Foreman Vs Ali: The Rumble in the Jungle

Muhammad Ali (1942-2016)Muhammad Ali defeats George Foreman, Kinshasa, Congo, October 1974

George Foreman vs Muhammad Ali

The Rumble in the Jungle. The Fight.
October 30, 1974.
Kinshasa, Zaire (Democratic Republic of Congo)

A peak of the late Muhammadi Ali‘s boxing career was his fight against George Foreman in Kinshasa, then Zaire, under the rule of dictator Mobutu Sese Seko

See the video above.
– The Outsized Life of Muhammad Ali
– American Hunger
– Blood Brothers: The Fatal Friendship Between Muhammad Ali and Malcolm X
– The bridge : the life and rise of Barack Obama

However, The Champ’s actually fulfilled his life  outside the realm of sports: as convert to the Nation of Islam, a conscientious objector to the Vietnam war, a proud African American, an ambassador for peace, and a world icon.

Initially an admirer of Malcolm X, Muhammad Ali’s broke up with his mentor after Malcolm left Elijah Muhammad and the Nation of Islam in 1964. He went to create the Organization of Afro-American Unity. When he spoke at the  University of Ibadan in 1965, the Nigerian Muslim Students Association bestowed on him the honorary Yoruba name Omowale (“the son who has come home”).

In All God’s Children Need Traveling Shoes, Maya Angelou’s recounts the encounter between Muhammad Ali and Malcolm X in Accra:

« We  were all laughing with pleasure when we heard the familiar sounds of Black American speech. We turned around and saw Muhammad Ali coming out of the hotel with a large retinue of Black men. They were all talking and joking among themselves. One minute after we saw them, they saw Malcolm.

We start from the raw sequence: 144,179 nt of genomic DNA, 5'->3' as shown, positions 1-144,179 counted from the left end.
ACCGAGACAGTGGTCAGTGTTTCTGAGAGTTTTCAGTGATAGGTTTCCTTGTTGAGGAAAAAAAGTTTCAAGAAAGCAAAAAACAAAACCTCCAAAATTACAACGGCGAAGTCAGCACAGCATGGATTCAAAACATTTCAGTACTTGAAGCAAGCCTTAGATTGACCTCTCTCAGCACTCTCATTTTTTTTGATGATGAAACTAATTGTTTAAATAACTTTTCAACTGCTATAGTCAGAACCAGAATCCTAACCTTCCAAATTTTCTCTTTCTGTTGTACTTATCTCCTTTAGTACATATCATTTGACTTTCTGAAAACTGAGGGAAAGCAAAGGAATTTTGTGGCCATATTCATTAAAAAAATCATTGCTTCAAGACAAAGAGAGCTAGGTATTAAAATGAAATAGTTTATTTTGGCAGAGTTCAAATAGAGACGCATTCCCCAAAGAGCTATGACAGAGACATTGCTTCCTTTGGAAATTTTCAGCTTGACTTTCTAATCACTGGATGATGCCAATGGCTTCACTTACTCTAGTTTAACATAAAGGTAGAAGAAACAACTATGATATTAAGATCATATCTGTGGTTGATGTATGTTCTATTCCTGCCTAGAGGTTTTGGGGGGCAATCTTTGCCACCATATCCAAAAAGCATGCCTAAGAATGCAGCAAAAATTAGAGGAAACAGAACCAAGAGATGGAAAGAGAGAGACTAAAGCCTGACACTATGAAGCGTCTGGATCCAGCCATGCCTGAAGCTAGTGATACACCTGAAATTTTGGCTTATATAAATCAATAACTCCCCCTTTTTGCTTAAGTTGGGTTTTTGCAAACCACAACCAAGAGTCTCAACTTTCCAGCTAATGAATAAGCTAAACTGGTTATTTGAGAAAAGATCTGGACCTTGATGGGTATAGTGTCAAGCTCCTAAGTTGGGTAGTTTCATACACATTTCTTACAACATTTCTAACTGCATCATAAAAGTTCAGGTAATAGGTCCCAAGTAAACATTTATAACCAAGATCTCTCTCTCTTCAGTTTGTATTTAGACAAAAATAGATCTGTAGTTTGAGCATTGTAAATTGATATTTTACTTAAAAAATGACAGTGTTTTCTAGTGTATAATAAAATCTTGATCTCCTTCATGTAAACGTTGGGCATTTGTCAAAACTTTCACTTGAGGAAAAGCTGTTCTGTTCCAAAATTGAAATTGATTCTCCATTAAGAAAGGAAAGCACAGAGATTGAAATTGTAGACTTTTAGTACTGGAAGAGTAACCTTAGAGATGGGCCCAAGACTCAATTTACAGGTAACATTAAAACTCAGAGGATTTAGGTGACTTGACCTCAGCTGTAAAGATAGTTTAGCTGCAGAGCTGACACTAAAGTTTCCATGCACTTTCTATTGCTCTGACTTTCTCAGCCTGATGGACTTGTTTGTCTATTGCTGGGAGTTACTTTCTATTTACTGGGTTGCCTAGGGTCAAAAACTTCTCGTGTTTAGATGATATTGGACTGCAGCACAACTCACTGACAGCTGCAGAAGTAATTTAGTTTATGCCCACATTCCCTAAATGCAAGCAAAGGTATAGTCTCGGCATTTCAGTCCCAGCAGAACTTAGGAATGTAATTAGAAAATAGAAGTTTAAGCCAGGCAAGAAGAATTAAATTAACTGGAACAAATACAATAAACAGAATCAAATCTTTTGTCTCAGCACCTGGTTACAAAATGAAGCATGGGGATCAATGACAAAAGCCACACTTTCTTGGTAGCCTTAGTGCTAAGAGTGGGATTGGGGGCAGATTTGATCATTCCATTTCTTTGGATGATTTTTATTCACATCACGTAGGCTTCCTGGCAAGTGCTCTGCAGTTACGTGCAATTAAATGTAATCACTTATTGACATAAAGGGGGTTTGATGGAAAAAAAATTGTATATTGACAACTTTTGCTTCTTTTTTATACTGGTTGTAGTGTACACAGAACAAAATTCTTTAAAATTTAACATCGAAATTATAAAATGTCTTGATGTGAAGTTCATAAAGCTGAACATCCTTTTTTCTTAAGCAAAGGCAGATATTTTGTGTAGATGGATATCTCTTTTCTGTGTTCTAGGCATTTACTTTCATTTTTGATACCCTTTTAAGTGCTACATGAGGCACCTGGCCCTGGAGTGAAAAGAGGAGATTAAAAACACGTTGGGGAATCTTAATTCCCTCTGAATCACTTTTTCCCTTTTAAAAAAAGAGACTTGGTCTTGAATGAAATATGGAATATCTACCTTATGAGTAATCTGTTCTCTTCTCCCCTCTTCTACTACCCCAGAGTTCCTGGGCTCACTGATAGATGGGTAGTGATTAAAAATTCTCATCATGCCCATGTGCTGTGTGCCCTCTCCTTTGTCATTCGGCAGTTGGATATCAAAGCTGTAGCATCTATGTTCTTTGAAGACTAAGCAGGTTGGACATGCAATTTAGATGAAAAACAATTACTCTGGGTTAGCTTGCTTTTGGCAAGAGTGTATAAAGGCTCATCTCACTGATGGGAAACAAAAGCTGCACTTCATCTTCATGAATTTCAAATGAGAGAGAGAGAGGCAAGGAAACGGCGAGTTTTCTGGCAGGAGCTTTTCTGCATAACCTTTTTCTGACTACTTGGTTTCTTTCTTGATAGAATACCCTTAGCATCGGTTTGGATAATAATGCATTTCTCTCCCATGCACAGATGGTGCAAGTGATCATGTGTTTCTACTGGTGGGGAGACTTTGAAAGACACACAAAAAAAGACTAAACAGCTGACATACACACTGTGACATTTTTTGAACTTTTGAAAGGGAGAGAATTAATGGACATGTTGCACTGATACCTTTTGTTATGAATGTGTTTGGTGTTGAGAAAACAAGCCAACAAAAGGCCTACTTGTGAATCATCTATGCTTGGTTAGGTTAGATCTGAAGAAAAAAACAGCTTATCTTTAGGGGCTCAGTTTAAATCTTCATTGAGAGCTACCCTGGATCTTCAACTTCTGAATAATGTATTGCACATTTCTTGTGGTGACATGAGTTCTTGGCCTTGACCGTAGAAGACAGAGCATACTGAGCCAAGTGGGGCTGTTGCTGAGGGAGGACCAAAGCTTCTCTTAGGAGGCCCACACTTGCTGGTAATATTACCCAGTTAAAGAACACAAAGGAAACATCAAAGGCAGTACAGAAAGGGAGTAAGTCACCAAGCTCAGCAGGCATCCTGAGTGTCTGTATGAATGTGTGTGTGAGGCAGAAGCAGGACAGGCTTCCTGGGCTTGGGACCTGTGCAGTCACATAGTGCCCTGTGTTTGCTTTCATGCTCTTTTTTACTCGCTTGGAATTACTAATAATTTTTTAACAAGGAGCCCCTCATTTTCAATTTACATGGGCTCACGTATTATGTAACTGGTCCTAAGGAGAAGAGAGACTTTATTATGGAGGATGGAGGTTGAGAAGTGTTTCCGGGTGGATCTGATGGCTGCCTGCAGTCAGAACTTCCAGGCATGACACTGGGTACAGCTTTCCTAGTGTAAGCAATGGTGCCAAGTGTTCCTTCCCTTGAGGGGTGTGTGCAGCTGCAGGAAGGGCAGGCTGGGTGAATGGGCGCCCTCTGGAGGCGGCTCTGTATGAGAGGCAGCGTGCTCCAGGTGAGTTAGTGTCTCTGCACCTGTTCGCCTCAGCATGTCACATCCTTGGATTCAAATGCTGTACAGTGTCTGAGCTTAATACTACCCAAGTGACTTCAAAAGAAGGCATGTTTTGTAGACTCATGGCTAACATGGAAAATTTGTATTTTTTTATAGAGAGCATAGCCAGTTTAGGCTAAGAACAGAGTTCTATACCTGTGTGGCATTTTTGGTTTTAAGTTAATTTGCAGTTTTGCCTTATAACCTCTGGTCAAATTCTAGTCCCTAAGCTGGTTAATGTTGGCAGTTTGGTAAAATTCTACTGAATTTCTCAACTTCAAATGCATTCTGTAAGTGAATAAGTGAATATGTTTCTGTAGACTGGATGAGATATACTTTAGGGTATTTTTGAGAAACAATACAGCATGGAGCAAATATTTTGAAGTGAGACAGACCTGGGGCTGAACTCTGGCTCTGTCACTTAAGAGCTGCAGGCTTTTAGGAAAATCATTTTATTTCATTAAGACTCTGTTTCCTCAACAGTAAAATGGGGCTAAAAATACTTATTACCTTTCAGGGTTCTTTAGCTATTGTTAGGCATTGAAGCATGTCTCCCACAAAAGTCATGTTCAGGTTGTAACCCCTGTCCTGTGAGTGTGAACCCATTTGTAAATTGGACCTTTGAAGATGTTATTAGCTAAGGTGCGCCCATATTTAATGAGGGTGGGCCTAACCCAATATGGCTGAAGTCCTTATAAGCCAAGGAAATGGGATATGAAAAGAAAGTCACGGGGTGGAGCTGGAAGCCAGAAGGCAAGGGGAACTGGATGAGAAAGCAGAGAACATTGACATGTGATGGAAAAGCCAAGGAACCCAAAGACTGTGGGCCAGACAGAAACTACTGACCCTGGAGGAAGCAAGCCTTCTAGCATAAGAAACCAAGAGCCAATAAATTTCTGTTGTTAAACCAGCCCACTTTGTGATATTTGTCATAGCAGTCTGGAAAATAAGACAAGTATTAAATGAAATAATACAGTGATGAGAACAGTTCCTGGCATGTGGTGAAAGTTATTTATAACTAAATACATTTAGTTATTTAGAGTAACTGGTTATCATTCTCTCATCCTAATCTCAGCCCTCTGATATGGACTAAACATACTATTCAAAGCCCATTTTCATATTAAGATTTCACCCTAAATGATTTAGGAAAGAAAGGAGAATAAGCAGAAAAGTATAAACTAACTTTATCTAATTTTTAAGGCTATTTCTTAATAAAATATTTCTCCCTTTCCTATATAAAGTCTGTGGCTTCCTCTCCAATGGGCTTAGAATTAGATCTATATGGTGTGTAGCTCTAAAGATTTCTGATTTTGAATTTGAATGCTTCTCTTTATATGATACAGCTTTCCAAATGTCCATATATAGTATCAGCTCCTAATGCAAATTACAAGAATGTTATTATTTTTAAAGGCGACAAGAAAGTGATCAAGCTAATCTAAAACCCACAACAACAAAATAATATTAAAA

The moment froze, as if caught on a daguerreotype, and the next minutes moved as a slow montage. Muhammad stopped, then turned and spoke to a companion. His friends looked at him. Then they looked back at Malcolm. Malcolm also stopped, but he didn’t speak to us, nor did any of us have the presence of mind to say anything to him. Malcolm had told us that after he severed ties to the Nation of Islam, many of his former friends had become hostile.
Muhammad and his group were the first to turn away. They started walking toward a row of parked cars. Malcolm, with a rush, left us and headed toward the departing men. We followed Malcolm. He shouted:
— Brother Muhammad. Brother Muhammad.
Muhammad and his companions stopped and turned to face Malcolm.
— Brother, I still love you, and you are still the greatest. Malcolm smiled a sad little smile. Muhammad looked hard at Malcolm, and shook his head.
— You left the Honorable Elijah Muhammad. That was the wrong thing to do, Brother Malcolm.
His face and voice were also sad. Malcolm had been his supporter and hero. Disappointment and hurt lay on Muhammad’s face like dust. Abruptly, he turned and walked away. His coterie followed. After a few steps they began talking again, loudly.
Malcolm’s shoulders sagged and his face was suddenly gloomy.
— I’ve lost a lot. A lot. Almost too much. »

Yet, Ali would join mourners in paying homage to Malcolm as his body laid in rest in New York City in October 1965. Today, these two great Muslims and sons of Africa have left us. May Allah grant them Eternal Peace!

Tierno S. Bah

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